public health advisory system.
Level 3 "means there is a very high exposure and spread of COVID and the county has triggered four or five indicators. Seven counties are currently at Level 3. This means there are many cases of community spread present — in workplaces, social settings, long-term care facilities."
Statewide numbers released today show Ohio's COVID-19 hospitalization and death totals more than double the 21-day average.
Cuyahoga County, which was set to consider its own mandatory mask rule independent of today's announcement by DeWine, is included.
"I think the biggest threat to us from an economic point of view is this virus continuing to go up," DeWine said at today's press conference. "We thought this was a precise approach for those counties that are red-hot, frankly... It should be a real signal that when we look at this data we have a great deal to worry about."
The order, which includes requirements for riding and waiting for public transit, outdoor spaces where social distancing is not possible, and inside places other than residences, will take effect tomorrow evening.
Violations could result in misdemeanor charges.
If the counties drop to Level 2 the order will end.
A reminder on how the indicators and levels work:
Indicator 1: New cases per capita. If there are 50 cases per 100,000 people over a two-week period, it will trigger a flag for an increasing case rate. This is the same figure the CDC uses for going from moderate to moderately high.
Indicator 2: Sustained increase in new cases. This is triggered if there is a five day period of sustained new case growth.
Indicator 3: Proportion of cases that are not congregate cases. This is triggered if more than 50% of cases are from community spread and not congregate cases.
Indicator 4: Sustained increase in emergency room visits. This is triggered if there is an increase in ER visits with COVID symptoms over a five day period.
Indicator 5: Sustained increase in outpatient visits. This is triggered if there is an increase in visits with COVID symptoms over a five day period.
Indicator 6: Sustained increase in new COVID-19 hospital admissions. This is triggered if there is at least a five day period of county residents with COVID-19 being admitted to a hospital. The county where they come from is recorded, not the county where the hospital is located.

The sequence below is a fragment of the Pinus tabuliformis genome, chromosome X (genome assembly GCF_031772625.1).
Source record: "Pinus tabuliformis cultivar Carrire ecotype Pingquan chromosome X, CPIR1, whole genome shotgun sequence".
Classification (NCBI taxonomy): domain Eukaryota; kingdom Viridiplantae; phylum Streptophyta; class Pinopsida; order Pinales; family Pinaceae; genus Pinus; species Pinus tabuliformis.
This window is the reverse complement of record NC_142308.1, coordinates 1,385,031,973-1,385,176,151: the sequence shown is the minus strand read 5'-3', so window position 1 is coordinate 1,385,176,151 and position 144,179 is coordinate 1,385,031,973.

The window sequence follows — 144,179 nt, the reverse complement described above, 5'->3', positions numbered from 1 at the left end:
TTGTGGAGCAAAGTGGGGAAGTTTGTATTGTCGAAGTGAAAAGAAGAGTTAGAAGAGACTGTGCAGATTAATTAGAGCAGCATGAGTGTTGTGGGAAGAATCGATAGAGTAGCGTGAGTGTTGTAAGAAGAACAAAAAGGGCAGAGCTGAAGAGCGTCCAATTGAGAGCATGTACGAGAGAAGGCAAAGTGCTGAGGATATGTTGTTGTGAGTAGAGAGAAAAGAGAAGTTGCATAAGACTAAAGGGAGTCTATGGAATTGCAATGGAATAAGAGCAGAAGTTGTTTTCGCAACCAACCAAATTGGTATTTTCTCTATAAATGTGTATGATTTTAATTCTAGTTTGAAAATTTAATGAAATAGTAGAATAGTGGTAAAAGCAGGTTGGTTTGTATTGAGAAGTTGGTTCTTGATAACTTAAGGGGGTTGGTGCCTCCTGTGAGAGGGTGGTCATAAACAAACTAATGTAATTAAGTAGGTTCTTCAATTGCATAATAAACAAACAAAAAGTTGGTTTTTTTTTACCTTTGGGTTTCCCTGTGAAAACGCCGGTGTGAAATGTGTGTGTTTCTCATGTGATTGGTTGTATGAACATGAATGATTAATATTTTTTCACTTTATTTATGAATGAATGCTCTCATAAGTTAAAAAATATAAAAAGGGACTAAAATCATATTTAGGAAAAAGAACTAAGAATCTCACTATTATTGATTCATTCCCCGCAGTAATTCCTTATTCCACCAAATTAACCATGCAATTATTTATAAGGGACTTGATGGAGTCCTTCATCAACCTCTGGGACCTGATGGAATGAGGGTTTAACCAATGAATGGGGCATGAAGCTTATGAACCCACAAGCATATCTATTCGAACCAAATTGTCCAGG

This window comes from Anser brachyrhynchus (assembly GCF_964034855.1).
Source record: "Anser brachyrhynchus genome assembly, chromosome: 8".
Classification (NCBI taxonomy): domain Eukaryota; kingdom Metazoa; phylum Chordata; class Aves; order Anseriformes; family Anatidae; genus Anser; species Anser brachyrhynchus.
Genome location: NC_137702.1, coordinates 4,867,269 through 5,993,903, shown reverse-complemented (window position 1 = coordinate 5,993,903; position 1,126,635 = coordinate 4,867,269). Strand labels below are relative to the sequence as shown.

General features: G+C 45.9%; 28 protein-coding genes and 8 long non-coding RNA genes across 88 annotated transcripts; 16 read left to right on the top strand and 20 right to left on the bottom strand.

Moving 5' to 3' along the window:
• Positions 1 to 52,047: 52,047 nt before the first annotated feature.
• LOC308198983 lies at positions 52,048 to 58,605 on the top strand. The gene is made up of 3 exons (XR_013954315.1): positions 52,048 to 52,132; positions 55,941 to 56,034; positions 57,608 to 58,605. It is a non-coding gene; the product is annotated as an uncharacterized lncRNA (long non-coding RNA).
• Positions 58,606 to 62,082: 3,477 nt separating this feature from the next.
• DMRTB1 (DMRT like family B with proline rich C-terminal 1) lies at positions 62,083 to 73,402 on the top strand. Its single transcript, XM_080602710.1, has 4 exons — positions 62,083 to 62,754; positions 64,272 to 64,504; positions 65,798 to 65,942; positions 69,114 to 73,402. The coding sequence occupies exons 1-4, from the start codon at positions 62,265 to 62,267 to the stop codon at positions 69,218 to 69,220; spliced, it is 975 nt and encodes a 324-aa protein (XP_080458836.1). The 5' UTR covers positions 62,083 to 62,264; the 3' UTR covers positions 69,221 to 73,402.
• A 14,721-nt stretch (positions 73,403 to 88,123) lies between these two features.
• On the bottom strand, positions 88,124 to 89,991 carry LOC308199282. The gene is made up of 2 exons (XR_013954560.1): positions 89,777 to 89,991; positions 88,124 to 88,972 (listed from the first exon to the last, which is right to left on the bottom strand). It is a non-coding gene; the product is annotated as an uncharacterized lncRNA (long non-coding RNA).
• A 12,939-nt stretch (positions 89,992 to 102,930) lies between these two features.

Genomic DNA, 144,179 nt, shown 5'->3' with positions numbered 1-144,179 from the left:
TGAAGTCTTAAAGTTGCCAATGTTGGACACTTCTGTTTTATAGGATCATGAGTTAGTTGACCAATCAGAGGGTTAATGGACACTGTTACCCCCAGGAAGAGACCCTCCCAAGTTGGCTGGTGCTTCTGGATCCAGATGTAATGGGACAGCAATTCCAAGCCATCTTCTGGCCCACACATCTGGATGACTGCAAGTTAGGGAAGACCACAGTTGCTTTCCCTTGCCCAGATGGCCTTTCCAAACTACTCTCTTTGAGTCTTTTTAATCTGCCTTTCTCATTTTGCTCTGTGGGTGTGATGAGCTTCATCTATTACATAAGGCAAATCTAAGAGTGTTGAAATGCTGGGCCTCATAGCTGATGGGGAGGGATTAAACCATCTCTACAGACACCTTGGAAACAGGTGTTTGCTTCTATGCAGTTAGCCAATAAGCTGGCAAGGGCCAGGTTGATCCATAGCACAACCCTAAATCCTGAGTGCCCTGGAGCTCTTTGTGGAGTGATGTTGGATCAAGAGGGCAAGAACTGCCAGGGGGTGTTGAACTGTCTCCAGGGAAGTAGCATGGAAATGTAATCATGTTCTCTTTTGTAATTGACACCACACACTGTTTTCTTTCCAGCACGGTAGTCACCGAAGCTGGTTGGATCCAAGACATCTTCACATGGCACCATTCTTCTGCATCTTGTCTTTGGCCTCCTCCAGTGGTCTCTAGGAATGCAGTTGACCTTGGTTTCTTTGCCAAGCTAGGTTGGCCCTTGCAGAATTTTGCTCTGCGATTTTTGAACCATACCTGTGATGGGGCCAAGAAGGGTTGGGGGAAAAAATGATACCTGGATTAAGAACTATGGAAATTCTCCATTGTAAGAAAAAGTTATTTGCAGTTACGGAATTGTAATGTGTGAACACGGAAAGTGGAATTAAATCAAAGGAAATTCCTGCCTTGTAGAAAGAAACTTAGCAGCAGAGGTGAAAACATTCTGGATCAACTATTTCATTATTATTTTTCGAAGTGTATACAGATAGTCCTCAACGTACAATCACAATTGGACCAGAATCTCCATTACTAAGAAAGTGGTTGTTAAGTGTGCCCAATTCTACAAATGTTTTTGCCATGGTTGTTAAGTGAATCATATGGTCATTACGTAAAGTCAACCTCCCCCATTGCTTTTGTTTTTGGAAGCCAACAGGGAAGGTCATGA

Indicator 7: Intensive Care Unit bed occupancy. This flag looks at COVID and non-COVID ICU beds. When regional ICU occupancy goes above 80% for at least three of the last seven days, this is triggered.
Level 1: Yellow — At this level there is active exposure and spread, but the county has triggered zero or one of the indicators. Today 53 counties are at Level 1. The recommendation at Level 1 is to follow the usual COVID-19 guidelines we all know — wash your hands, social distance, wear a mask in public places, etc.
Level 2: Orange — This means a county has triggered two or three indicators and there is an increased amount of exposure and spread. Residents here should exercise a high degree of caution.
In addition to standard COVID safety, Level 2 residents should: avoid contact with anyone considered high risk, decrease in-person interactions in general and limit or avoid unnecessary trips to visit people in hospital, nursing homes or residential care.
Level 3: Red — This means there is a very high exposure and spread of COVID and the county has triggered four or five indicators. Seven counties are currently at Level 3. This means there are many cases of community spread present — in workplaces, social settings, long-term care facilities.
In addition to regular COVID safety guidelines, residents in these counties should: limit activities as much as possible, wear a mask when they go out, consider online options, even for church services, consider necessary travel only and limit attending gatherings of any kind.
Level 4: Purple — Counties in Level 4 have triggered six or seven indicators. This means there is severe exposure and spread. Ohioans in Level 4 should only leave home as necessary.